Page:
When Richard Reynolds first started gardening around London's streets, he was so worried he might be arrested that he worked under the cover of darkness. However, his passion for transforming neglected urban spaces into beautiful gardens eventually outweighed his fear. Reynolds became one of the pioneers of guerrilla gardening, a movement that seeks to reclaim public spaces through covert acts of gardening. For author Ellen Miles, planting in public spaces is a radical act that's about community ownership and belonging.
Interested in guerrilla gardening? Our beginner's guide includes what to consider and how to get started. Keep reading for tips and inspiration on how to join this movement and make a difference in your community. Guerrilla gardening is not only about improving aesthetics but also about fostering a sense of community and connection. By transforming abandoned lots, neglected corners, and barren areas into thriving gardens, people are reclaiming public spaces and creating a sense of ownership and belonging.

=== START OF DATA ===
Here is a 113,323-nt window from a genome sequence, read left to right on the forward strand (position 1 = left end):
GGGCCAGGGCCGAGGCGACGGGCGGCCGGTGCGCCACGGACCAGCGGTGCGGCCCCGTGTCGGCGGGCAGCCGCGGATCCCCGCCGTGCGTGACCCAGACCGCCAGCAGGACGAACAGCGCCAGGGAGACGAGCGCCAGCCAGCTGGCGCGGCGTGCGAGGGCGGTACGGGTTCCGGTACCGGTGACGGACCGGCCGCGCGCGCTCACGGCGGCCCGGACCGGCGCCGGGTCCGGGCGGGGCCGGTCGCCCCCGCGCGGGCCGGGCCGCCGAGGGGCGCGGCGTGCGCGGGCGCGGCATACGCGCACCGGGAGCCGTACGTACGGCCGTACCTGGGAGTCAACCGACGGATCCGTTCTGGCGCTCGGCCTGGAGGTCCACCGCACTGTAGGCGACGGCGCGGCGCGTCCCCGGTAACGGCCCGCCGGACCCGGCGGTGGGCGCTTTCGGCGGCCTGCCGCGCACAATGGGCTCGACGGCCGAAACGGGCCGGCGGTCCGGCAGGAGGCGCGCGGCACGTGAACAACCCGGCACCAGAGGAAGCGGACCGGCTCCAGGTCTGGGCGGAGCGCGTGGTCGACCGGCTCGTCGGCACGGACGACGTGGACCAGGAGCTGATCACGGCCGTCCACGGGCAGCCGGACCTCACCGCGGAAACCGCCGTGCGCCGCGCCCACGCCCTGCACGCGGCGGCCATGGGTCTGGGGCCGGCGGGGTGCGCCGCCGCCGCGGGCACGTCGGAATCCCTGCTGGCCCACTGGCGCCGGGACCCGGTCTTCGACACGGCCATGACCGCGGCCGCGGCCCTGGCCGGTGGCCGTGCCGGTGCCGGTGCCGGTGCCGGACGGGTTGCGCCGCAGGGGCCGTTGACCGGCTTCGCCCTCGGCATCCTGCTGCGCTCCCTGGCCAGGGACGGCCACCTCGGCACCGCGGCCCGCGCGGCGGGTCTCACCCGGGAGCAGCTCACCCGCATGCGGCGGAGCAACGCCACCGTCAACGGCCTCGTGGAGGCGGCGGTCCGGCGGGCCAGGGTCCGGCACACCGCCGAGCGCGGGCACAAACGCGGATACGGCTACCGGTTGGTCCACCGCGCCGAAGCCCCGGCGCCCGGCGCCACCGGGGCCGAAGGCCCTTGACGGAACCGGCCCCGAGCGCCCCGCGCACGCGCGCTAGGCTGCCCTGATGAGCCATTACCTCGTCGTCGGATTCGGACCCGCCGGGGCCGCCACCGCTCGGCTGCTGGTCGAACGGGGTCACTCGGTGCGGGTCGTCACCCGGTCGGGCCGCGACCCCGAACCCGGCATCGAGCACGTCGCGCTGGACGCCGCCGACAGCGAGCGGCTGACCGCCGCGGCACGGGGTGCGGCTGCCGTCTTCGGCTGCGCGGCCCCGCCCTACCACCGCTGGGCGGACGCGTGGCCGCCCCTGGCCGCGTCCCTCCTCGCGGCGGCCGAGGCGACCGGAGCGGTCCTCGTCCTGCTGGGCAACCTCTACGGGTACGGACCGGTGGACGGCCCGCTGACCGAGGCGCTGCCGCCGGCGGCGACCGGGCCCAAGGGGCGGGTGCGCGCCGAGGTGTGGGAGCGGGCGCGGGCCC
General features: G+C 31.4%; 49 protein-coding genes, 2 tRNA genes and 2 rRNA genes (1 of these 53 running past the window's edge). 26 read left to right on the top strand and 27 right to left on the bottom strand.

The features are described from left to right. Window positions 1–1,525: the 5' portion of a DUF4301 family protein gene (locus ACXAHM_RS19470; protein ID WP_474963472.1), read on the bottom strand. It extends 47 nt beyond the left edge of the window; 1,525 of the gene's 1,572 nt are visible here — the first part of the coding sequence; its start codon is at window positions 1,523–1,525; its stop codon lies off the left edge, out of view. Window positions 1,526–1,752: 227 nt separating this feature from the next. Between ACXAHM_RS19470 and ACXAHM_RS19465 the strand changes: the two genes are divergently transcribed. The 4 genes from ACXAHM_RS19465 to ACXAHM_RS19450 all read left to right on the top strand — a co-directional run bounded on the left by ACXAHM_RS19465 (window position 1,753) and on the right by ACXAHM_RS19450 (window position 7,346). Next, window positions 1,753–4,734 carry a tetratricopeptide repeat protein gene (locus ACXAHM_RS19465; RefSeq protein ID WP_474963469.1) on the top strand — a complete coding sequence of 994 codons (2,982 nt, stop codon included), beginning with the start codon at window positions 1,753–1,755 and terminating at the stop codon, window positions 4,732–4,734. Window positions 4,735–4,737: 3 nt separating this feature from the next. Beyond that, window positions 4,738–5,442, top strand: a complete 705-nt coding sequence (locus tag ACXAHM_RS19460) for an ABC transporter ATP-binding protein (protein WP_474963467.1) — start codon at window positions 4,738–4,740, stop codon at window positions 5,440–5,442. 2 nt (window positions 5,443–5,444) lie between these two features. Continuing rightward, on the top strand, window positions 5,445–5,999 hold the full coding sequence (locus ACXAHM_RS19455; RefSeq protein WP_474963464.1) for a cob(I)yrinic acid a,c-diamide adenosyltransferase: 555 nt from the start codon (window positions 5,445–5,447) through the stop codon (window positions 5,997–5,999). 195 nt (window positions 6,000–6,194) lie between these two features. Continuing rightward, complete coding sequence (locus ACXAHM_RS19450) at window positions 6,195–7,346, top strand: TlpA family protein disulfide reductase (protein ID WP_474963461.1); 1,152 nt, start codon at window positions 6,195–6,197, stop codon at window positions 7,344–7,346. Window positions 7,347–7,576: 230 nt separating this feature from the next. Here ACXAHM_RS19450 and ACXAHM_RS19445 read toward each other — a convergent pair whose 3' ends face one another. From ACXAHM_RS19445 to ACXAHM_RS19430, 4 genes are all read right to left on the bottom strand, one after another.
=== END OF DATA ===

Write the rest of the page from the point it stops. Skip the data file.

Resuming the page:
The rain has returned to the Seattle area, leaves are falling, and that means bike paths are getting clogged up with debris. Guerrilla gardeners in Seattle have taken matters into their own hands, clearing bike paths and public spaces of fallen leaves and other debris. These acts of guerrilla gardening not only ensure the safety of cyclists but also contribute to the overall beautification of the city.